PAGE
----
Herald: How are you seeing the New Zealand economic environment and the international factors which are affecting the market outlook?
Nicholas Ross: The New Zealand environment is very strong and we are still seeing good growth. We have all been surprised by the near-term impact of the downturn in the dairy sector. That has been counter-balanced by very strong growth in services and tourism. We have this very strong Government and fiscal position which can underwrite strong growth, in Auckland in particular, as the Christchurch rebuild tapers off.
When you look at what is out there, it is astonishing how the NZ economy is performing so well when we have a mixed picture in Australia, which is very heavily dependent on resources and the financial services sector.
Herald: The IMF has warned about the potential for the Brexit vote to negatively impact on capital markets. That's well known. But what about other international factors like the impact of a Trump presidency?
Nicholas Ross: It is really interesting. We put out a piece of research recently which said the presidential election has no significant impact on capital markets. It went back 50 years.
Andrew Fredericks: Same with the Australian election. But elections do affect the timetables for capital market activity. Given the number of political events this year, it makes the timetable challenging.
David Lane: My view is if we get through the UK Brexit, we could have a second half of the year that is extremely active. On China --While everyone has a theory on why it was going to fall apart, the facts are this year it has massively out-performed expectations.
Herald: Staying with China, it has been a concern but you are optimistic. Why?
Nicholas Ross: We are still extremely well placed for growth in the region despite the concerns in China. The Five Year Plan has just come out and the Government has targeted 6.5 per cent growth for the next five years. There is still a phenomenal pool of demand for New Zealand product and they will continue to be large exporters of capital.
Herald: But there are some wrinkles aren't there when it comes to foreign investment In New Zealand -- particularly with the Overseas Investment Office?
Andrew Fredericks: The OIO has been an impediment to investment. It is slow and it is uncertain, if you contrast it to the Foreign Investment Review Board (FIRB) where there is a defined timeframe for making decisions. It is actually very difficult for firms making investments into NZ to get equity and bank financing for an uncertain period.
Herald: The underlying demand for good assets and well-run companies is still very evident when you talk to investors. Why is NZ attractive?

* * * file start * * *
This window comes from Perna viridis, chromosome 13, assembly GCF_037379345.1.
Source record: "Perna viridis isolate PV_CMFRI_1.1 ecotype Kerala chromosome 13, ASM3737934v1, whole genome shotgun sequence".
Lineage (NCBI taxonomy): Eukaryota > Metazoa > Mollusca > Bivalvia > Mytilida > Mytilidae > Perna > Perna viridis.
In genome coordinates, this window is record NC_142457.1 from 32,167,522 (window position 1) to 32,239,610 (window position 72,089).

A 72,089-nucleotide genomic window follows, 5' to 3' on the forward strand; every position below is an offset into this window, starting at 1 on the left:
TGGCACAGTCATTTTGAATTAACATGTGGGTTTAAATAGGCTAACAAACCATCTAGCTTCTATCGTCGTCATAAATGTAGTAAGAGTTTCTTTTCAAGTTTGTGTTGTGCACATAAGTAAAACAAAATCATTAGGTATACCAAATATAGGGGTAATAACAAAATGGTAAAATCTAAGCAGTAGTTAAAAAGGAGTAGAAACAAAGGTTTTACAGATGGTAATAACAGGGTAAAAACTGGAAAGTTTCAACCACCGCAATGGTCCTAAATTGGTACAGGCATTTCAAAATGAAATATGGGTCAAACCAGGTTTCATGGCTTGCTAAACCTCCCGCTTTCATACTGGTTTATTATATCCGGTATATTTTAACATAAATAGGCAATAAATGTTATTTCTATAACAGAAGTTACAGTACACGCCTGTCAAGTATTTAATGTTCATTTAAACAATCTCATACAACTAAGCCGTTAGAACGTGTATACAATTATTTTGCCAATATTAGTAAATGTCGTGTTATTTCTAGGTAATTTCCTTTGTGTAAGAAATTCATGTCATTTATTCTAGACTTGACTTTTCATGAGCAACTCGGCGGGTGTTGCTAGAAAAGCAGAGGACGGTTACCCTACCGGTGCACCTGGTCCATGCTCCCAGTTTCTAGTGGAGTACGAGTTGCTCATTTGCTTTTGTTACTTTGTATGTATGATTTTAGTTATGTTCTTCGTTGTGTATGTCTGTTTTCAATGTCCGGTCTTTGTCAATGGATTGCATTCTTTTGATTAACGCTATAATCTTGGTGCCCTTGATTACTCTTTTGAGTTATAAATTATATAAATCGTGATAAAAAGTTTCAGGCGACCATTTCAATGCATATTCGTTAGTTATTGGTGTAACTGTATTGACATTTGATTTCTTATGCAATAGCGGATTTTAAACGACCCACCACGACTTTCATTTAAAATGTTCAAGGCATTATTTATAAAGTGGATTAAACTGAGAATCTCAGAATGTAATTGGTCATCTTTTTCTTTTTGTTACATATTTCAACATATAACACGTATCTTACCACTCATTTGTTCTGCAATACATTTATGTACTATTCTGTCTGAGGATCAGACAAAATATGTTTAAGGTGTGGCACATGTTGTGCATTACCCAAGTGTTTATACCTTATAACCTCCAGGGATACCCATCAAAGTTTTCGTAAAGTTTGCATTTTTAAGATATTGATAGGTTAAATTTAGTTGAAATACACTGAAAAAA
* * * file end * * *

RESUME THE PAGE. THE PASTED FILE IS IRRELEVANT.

Nicholas Ross: I think New Zealand clearly has emerged as a separate asset class from Australia and a very good place to invest. Certainly some of the infrastructure opportunities here keep a lens very much on us. If we look at some of the M&A activity there is certainly a lot of interest from international investors. You don't need to be a rocket scientist to see that we screen very well.
Andrew Fredericks: Additionally, private equity firms have gone through a period of divestment and are now raising funds and starting to look for investments. We've had the Diligent takeover and the Nuplex scheme of arrangement. With a lower exchange rate, USD investors are also looking more favourably at Australia and and NZ.
Herald: There has been a lot of volatility however on markets -- what is driving that?
David Lane: The general view was the NZ market got quite over-valued (for institutional investors) and they found it hard and reduced their weightings. But then in came another wave of overseas buying, whether it was indexed-based buying or thematically buying on yield and the relative attractiveness of New Zealand as a place to invest. There was a huge rally in March and a lot of institutions were underweight. So, a very difficult year for them so far. But if the market is doing its job properly new opportunities will arise be it Tegel or listed media situations. Confidence is coming back in -- we've seen a range of block trades and the deal pipeline open up a little bit in the last four weeks.
Nicholas Ross: We have been in a period of unprecedented volatility and a lot of market participants are not used to that environment. Same with clients having their fund managers say we are down 10 per cent or up 5 per cent. The volatility drives the more conservative end of town to companies with good governance and track records. They don't want that volatility but good multiples.
Herald: Just summing up, New Zealand capital markets are clearly in a good space. But what has surprised you?
David Lane: Housing consents at a sustained peak of over 30,000 per year. If you had asked me if that was a reasonable assumption by Fletcher Building five years ago -- I would have said "no".
Andrew Fredericks: If you go back two years ago there was a massive concern that the fall from the peak of the Christchurch rebuild would impact on the NZ economy. But that that has been filled by infrastructure, tourism and net migration.
Nicholas Ross: You don't have to be an investment banker to make this comment -- just walk around Auckland City. You can't drive anywhere in Auckland because it is blocked. The Convention Centre build. Scott Pritchard's Precinct build at the Downtown Centre -- there is so much going on in Auckland and that is before some of the major projects.
Herald: Concerns for the future?
Nicholas Ross: Negative interest rates are drawing investors to invest in positive yield countries. But the low rates will start biting into the "man in the street" and the fiscal position of Governments. When your retired mum and dad can't generate enough from their savings then that will need to be subsidised somehow.